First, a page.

Almician Stables Picture

*Download for full size. WARNING. It's pretty big.

After over half-a-year I finally got around to taking photos of this thing. It was an assignment for the Water Media class I took and was the point at which I said 'eff you assignments I'm drawing dragons'.

I wish I was able to take better photos of this. I ended up having to sharpen it quite a bit (but it actually looks pretty close to how it does IRL). It's still a little off with the color but, hey, I'm not that great at editing these things.

This piece shows a bit of scenery and setting for a comic I'm still in the planning stages of (need to thumbnail the first 'chapter' of it, have everything else written out). It takes place in a post-apocalyptic Earth, about a little over thousand years from the apocalypse point in the Earth's history. The Earth by now has been warped from various geological activity as well as a few nuclear accidents. I have a map for what the Earth looks like at this time and most places are warped beyond recognition (such as Europe is a very large penninsula (like a sideways Florida) and North America is pretty fragmented and barren).
I'm not really following biology or evolution very well and really skewing both together, but I have a good reason for why giant lizards all of a sudden exist. It's a sort of evolution/radioactivity combo of things (and a bit of genetic engineering). They aren't exactly 'dragons' (meaning the mythological fire-breathing kind), more mutant komodo dragons and other reptiles, but due to their size and features people just refer to them as such (so yeah, they're pretty much dragons. just a more 'realistic' setting). Most of them have been domesticated and serve as a mode of transportation for postal services around the world but are also used on a military basis in a few countries.

edit: The species names for each (from left to right) are:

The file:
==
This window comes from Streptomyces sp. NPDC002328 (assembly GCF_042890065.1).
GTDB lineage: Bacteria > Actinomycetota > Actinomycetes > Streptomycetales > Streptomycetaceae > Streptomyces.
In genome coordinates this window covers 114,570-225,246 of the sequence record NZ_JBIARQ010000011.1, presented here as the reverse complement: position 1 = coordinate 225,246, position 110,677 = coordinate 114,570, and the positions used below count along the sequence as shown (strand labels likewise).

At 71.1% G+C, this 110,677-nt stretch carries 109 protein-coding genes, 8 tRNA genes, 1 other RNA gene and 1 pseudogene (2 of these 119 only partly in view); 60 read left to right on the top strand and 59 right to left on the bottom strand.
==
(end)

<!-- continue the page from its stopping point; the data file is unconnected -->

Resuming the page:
- Greater Almician Rex (due to it's dinosaur-like build)
- Coastal Drake / Dracofiend (due to their affinity for water, esp. coastal areas and their generally nasty nature)
- Painted Dragon (due to it's iridescent scales and truer dragon-look)
- Dracodactyl (due to it's pterosaur-like build; smaller cousins have similar head structure but are completely quadrupedal with no wings)

Now onto more technical things.

The original piece is actually 3 separate sheets of paper. It's a triptych. I edited this to make it look more like one full image but it's pretty obvious where each paper ends and another begins.

Each piece of paper is (I think it's Arches, don't remember) about 30 x 24 inches.

This piece is done is mostly watercolour, a bit of gouache, and a little bit of acrylic. Gouache was mainly used for the bases for the wood stalls and some highlights. Acrylic was used for extremely black shadows (but only a bit. I used more gouache for that than acrylic). Otherwise, the rest of the piece is watercolour.

I had a lot of fun working on this for hours a day over the course of I think...3 weeks? Don't really remember. I know I had to bring it home with me on Thanksgiving and did nothing but work on that and eat meals that entire break. I really loved some of the color gradients I got and went really crazy with the scales.
Oh yeah, each of those scales are hand painted, no special tools besides a very tiny paint brush were used to make them all. I get a bit... scale-happy sometimes Cx;

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Almician Stables (c) Kim B. /